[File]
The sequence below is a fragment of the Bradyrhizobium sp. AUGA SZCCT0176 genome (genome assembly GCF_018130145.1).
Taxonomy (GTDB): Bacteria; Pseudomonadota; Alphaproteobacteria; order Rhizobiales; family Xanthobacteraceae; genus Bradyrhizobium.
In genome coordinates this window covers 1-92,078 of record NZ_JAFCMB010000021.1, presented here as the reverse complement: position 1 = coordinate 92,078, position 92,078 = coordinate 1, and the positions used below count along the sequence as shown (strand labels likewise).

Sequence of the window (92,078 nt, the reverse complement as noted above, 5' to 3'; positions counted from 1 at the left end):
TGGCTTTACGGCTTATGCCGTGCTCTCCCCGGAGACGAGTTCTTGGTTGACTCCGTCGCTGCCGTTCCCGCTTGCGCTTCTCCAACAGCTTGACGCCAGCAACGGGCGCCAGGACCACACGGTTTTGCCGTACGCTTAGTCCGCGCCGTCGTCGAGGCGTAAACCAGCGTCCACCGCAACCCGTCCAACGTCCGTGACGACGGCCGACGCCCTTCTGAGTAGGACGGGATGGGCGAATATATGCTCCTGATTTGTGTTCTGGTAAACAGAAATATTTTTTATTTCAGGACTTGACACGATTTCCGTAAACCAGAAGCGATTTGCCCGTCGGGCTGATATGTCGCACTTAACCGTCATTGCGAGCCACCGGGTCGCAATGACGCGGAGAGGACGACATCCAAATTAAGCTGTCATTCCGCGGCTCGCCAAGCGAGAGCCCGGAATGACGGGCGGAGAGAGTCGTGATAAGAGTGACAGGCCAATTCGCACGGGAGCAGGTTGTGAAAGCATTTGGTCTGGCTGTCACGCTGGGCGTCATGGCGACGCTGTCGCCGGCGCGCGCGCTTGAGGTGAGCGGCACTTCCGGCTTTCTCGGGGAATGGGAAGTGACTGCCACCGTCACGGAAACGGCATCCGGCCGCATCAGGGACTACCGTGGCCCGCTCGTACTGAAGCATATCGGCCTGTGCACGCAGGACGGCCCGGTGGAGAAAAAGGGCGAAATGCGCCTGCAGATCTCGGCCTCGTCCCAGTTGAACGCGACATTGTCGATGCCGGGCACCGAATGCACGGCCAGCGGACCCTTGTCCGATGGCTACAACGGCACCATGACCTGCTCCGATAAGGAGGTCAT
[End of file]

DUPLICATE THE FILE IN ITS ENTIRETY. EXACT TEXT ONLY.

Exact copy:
The sequence below is a fragment of the Bradyrhizobium sp. AUGA SZCCT0176 genome (genome assembly GCF_018130145.1).
Taxonomy (GTDB): Bacteria; Pseudomonadota; Alphaproteobacteria; order Rhizobiales; family Xanthobacteraceae; genus Bradyrhizobium.
In genome coordinates this window covers 1-92,078 of record NZ_JAFCMB010000021.1, presented here as the reverse complement: position 1 = coordinate 92,078, position 92,078 = coordinate 1, and the positions used below count along the sequence as shown (strand labels likewise).

Sequence of the window (92,078 nt, the reverse complement as noted above, 5' to 3'; positions counted from 1 at the left end):
TGGCTTTACGGCTTATGCCGTGCTCTCCCCGGAGACGAGTTCTTGGTTGACTCCGTCGCTGCCGTTCCCGCTTGCGCTTCTCCAACAGCTTGACGCCAGCAACGGGCGCCAGGACCACACGGTTTTGCCGTACGCTTAGTCCGCGCCGTCGTCGAGGCGTAAACCAGCGTCCACCGCAACCCGTCCAACGTCCGTGACGACGGCCGACGCCCTTCTGAGTAGGACGGGATGGGCGAATATATGCTCCTGATTTGTGTTCTGGTAAACAGAAATATTTTTTATTTCAGGACTTGACACGATTTCCGTAAACCAGAAGCGATTTGCCCGTCGGGCTGATATGTCGCACTTAACCGTCATTGCGAGCCACCGGGTCGCAATGACGCGGAGAGGACGACATCCAAATTAAGCTGTCATTCCGCGGCTCGCCAAGCGAGAGCCCGGAATGACGGGCGGAGAGAGTCGTGATAAGAGTGACAGGCCAATTCGCACGGGAGCAGGTTGTGAAAGCATTTGGTCTGGCTGTCACGCTGGGCGTCATGGCGACGCTGTCGCCGGCGCGCGCGCTTGAGGTGAGCGGCACTTCCGGCTTTCTCGGGGAATGGGAAGTGACTGCCACCGTCACGGAAACGGCATCCGGCCGCATCAGGGACTACCGTGGCCCGCTCGTACTGAAGCATATCGGCCTGTGCACGCAGGACGGCCCGGTGGAGAAAAAGGGCGAAATGCGCCTGCAGATCTCGGCCTCGTCCCAGTTGAACGCGACATTGTCGATGCCGGGCACCGAATGCACGGCCAGCGGACCCTTGTCCGATGGCTACAACGGCACCATGACCTGCTCCGATAAGGAGGTCAT